- Traffic, such as sessions, sessions by device, new sessions, or new vs. returning sessions
- Engagement, including social shares, fan acquisition, bounce rate, or average session duration
- Conversions, like form field completions, email registrations, or product purchases
In many cases, we’ll assign universal point values to these disparate metrics in order to compare apples to oranges. For instance, if your most coveted conversion is an email registration, and analytics show that social shares correlate highly with email registrations, you might assign five points to an email registration and two to a social share. If Content A drives two email registrations and two social shares (14 total points), while Content B drives one email registration and three social shares (11 total points), we can roughly say Content A is more effective in reaching our goals.
Tip: Start Small and Scale
It’s no easy feat to convince executives to buy into an idea. We’ve found what works well is to present them with lower-commitment approaches that can scale easily. For every big, ambitious idea we pitch, we also develop a quick-win scenario with a campaign that can quickly produce results and success. Creating a similar framework will allow marketers to validate their ideas and create confidence that more budget will deliver successful outcomes at scale.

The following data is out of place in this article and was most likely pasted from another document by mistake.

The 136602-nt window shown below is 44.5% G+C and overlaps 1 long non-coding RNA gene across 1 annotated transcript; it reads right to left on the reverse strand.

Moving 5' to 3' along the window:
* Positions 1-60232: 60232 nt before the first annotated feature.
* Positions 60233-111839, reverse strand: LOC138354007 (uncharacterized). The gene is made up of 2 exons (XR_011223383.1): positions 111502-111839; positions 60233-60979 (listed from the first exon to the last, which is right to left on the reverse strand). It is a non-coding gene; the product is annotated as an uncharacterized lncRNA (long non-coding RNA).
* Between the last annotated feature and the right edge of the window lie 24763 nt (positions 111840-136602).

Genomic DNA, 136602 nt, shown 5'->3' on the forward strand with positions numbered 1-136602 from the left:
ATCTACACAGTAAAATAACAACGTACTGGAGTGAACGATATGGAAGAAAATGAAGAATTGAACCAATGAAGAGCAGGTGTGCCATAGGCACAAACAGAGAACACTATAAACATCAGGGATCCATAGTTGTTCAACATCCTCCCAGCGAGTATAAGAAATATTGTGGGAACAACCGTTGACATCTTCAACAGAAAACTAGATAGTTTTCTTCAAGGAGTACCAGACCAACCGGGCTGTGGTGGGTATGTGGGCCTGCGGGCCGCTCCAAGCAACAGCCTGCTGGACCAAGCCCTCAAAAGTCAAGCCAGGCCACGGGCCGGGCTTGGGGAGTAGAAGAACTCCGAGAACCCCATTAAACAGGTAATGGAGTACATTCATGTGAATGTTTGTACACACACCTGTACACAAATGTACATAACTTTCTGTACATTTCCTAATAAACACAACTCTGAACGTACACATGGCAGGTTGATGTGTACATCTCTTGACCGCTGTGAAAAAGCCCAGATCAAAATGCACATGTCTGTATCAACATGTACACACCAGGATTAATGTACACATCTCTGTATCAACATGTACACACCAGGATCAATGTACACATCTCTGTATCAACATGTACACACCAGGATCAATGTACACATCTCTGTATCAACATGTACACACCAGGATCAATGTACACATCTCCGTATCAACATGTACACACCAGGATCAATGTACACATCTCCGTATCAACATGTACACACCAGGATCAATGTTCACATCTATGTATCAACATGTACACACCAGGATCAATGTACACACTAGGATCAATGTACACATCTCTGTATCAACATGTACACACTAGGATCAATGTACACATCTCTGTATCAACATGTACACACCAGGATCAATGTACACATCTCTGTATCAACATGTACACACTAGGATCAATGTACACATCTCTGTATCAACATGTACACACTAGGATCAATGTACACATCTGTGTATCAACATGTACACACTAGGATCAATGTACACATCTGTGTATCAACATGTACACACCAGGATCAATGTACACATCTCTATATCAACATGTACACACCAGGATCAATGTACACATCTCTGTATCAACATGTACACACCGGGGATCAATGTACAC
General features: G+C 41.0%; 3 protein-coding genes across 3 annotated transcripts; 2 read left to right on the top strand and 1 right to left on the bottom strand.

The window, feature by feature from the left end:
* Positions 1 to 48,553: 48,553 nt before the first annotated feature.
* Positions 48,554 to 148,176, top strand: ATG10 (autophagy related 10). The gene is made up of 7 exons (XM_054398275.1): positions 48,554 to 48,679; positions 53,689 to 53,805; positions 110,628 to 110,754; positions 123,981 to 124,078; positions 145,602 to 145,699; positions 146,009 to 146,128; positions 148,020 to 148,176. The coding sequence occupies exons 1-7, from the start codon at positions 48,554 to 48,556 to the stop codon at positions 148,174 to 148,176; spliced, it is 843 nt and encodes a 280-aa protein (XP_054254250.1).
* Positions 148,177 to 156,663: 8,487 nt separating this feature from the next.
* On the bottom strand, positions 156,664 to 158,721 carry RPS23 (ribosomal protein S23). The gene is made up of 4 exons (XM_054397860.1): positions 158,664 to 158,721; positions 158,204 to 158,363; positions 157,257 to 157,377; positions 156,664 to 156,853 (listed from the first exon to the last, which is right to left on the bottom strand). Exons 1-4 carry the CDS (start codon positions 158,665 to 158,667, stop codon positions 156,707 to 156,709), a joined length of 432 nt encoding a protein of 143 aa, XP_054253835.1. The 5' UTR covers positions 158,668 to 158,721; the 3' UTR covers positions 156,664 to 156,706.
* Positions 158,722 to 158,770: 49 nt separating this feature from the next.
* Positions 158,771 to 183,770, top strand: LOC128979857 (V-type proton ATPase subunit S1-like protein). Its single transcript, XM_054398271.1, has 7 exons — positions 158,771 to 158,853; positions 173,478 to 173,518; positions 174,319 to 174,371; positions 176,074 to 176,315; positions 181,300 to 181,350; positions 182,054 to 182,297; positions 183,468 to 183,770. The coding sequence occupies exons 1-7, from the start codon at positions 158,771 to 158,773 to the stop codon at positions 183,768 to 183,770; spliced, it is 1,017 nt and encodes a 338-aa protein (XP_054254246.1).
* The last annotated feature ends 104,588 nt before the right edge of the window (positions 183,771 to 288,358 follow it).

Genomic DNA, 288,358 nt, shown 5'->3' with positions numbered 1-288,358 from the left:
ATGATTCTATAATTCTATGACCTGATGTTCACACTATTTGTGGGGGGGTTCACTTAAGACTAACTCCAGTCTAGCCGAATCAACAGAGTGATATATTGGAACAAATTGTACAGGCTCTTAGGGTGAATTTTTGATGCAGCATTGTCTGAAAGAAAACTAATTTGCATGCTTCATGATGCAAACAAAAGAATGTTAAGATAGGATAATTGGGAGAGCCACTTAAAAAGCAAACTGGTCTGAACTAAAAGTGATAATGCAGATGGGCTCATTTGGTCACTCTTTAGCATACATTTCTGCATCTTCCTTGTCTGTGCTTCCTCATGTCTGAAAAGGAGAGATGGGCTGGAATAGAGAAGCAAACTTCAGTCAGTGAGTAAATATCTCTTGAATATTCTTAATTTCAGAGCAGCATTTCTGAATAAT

The low-commitment and quick-win scenarios will allow you to build incremental wins and the data you need to support your proposals for larger-scale changes. There’s nothing as persuasive as results, and armed with the innovative solutions and measurement technique, you should be able to show the valuable impact of customer-driven strategies.
Ultimately, winning budget comes down to good communication. If your team can effectively prove it’s working to develop innovative solutions and airtight measurement models on an ongoing basis, then this will come across in your pitch.
Applying these methods to tackle major customer experience challenges can arm marketers with the tools they need to overcome them. At Rise, we’ve seen first hand how shifting the focus from creative to customer experience allows us to drive greater success for our clients. To measure success, defining goals up front is the only way to know when you’ve reached the finish line and understand the impact of your efforts. Finally, applying a start-small-and-scale approach to test, iterate, and prove concepts will make it easier to secure budget.
To learn more about creating the best experience for your customers, reach out to Rise.